Wednesday, August 20, 2008

Formal exhaustion…

…can only be achieved by a formally adequate means, and since a material and/or imagistic means of description can always be appended, revised, or rejected, no physical account of formal truths (such as mathematical and logical operations) can be produced. This is the thrust of James F. Ross's essay, "Immaterial Aspects of Thought". This anti-physicalist claim, based on the inexhaustibility of formal operations, bears on Wittgenstein's picture-theory of meaning, in the words of Kelley L. Ross (no relation?), thus:

"…it is not by means of a "picture" (a theory carried over from the Tractatus) that anything is understood. Only the very crudest Empiricism would have it so. This gives Wittgenstein's demonstration no more force that [sic] Locke's refutation of "innate ideas" by way of his own definition of "ideas" as images. A "triangular prism" may be the projection of a cube, but then every "drawing of a cube" is a projection of a cube. In fact, nothing drawn on a flat surface can be a cube, which is a three dimensional object. We tend to identify a drawing like the one at right as a cube because we in fact see things by means of two dimensional projections, onto the retina. No such drawing or projection has anything to do with the meaning of "cube," which is not and cannot be defined by means of drawings. Wittgenstein's argument only demonstrates that meanings are not pictures."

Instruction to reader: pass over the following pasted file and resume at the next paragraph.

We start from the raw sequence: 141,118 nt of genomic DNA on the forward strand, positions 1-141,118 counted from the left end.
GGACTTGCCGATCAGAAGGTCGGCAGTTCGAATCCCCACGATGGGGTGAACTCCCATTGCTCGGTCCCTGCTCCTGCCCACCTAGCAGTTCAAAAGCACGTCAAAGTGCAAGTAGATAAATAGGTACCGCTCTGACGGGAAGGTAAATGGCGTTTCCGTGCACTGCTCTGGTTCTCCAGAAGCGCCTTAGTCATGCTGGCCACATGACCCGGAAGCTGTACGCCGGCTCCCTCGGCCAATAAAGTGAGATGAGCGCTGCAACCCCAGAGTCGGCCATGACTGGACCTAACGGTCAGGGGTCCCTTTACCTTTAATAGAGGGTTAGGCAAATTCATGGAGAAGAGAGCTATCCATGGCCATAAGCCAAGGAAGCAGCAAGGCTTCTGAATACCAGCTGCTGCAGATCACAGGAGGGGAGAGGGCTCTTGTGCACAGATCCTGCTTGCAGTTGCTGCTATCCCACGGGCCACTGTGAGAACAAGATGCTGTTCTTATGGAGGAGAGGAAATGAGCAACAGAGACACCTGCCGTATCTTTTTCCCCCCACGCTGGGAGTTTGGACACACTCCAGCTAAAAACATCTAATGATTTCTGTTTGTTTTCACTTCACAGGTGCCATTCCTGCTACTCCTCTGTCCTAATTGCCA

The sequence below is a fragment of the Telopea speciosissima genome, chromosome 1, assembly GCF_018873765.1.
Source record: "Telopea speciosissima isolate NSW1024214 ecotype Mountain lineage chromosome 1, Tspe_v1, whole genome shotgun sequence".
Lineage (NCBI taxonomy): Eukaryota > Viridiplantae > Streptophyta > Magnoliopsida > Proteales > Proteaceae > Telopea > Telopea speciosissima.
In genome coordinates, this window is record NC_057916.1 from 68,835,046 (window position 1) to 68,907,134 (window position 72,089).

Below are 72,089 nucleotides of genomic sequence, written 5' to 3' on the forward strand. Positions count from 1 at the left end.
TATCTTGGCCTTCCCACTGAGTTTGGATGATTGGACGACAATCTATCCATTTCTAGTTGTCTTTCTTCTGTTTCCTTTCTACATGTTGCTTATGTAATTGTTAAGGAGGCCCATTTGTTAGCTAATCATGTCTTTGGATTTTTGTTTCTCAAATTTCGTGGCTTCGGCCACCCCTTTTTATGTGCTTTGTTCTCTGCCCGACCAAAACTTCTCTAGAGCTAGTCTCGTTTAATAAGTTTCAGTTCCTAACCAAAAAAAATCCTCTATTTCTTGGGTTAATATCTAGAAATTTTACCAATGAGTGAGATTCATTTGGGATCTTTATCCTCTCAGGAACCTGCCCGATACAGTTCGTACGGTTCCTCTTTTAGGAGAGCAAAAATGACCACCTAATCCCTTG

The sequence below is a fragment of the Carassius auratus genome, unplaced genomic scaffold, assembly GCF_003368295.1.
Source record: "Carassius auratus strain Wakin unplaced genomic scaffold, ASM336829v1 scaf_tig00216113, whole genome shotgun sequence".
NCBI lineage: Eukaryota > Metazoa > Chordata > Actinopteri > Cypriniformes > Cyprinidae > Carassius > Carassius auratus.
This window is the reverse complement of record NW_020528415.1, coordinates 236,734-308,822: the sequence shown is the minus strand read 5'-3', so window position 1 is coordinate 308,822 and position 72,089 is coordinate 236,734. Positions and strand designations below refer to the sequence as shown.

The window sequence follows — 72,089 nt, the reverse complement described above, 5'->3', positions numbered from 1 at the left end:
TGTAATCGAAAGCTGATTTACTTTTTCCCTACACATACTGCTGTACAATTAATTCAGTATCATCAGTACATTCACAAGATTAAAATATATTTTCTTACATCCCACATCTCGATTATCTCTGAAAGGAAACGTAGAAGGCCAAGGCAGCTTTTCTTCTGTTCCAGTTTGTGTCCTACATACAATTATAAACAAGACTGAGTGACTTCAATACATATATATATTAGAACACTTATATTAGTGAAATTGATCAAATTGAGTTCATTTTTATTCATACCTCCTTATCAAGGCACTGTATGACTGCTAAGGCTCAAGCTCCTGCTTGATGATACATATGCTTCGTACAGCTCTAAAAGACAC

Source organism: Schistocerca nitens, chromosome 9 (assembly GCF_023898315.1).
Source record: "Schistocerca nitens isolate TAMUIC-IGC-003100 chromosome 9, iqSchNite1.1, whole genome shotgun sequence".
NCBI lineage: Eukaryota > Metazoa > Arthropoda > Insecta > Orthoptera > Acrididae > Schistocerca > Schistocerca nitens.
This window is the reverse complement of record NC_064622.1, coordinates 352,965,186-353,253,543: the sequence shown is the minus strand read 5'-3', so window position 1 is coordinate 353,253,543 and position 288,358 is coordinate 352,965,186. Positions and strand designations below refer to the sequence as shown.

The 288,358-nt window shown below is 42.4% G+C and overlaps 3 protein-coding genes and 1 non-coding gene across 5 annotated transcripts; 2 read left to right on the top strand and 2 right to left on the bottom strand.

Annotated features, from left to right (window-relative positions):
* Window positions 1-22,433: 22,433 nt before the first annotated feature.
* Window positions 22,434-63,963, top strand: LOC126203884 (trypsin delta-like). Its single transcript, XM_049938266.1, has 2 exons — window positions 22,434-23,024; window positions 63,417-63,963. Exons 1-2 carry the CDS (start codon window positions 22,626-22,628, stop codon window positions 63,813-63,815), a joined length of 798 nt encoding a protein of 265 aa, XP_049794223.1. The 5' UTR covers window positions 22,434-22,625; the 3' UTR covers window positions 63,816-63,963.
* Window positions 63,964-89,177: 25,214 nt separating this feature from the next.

Definition is a formal operation, not a bestowing of graphic 'definition'. Hence, truth is a formal, materially inexhaustible source of knowledge that cannot be represented, much less produced, by sheerly material means.

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